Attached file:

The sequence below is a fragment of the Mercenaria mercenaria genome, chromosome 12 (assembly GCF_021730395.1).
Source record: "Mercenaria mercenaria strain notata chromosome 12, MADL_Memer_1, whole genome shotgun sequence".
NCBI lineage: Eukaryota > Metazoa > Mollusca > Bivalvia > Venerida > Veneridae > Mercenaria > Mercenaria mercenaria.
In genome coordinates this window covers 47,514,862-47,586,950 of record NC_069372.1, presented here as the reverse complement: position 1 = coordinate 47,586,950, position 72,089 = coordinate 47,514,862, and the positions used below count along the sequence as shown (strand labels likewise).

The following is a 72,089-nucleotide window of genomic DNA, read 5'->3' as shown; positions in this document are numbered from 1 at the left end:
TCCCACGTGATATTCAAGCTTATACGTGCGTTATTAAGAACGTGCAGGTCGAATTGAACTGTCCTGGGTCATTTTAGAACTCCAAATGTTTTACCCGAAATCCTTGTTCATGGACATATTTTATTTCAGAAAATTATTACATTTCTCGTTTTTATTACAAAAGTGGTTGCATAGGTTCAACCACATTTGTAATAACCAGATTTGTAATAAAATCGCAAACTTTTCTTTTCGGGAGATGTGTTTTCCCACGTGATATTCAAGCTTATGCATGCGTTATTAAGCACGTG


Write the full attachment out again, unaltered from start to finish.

The sequence below is a fragment of the Mercenaria mercenaria genome, chromosome 12 (assembly GCF_021730395.1).
Source record: "Mercenaria mercenaria strain notata chromosome 12, MADL_Memer_1, whole genome shotgun sequence".
NCBI lineage: Eukaryota > Metazoa > Mollusca > Bivalvia > Venerida > Veneridae > Mercenaria > Mercenaria mercenaria.
In genome coordinates this window covers 47,514,862-47,586,950 of record NC_069372.1, presented here as the reverse complement: position 1 = coordinate 47,586,950, position 72,089 = coordinate 47,514,862, and the positions used below count along the sequence as shown (strand labels likewise).

The following is a 72,089-nucleotide window of genomic DNA, read 5'->3' as shown; positions in this document are numbered from 1 at the left end:
TCCCACGTGATATTCAAGCTTATACGTGCGTTATTAAGAACGTGCAGGTCGAATTGAACTGTCCTGGGTCATTTTAGAACTCCAAATGTTTTACCCGAAATCCTTGTTCATGGACATATTTTATTTCAGAAAATTATTACATTTCTCGTTTTTATTACAAAAGTGGTTGCATAGGTTCAACCACATTTGTAATAACCAGATTTGTAATAAAATCGCAAACTTTTCTTTTCGGGAGATGTGTTTTCCCACGTGATATTCAAGCTTATGCATGCGTTATTAAGCACGTG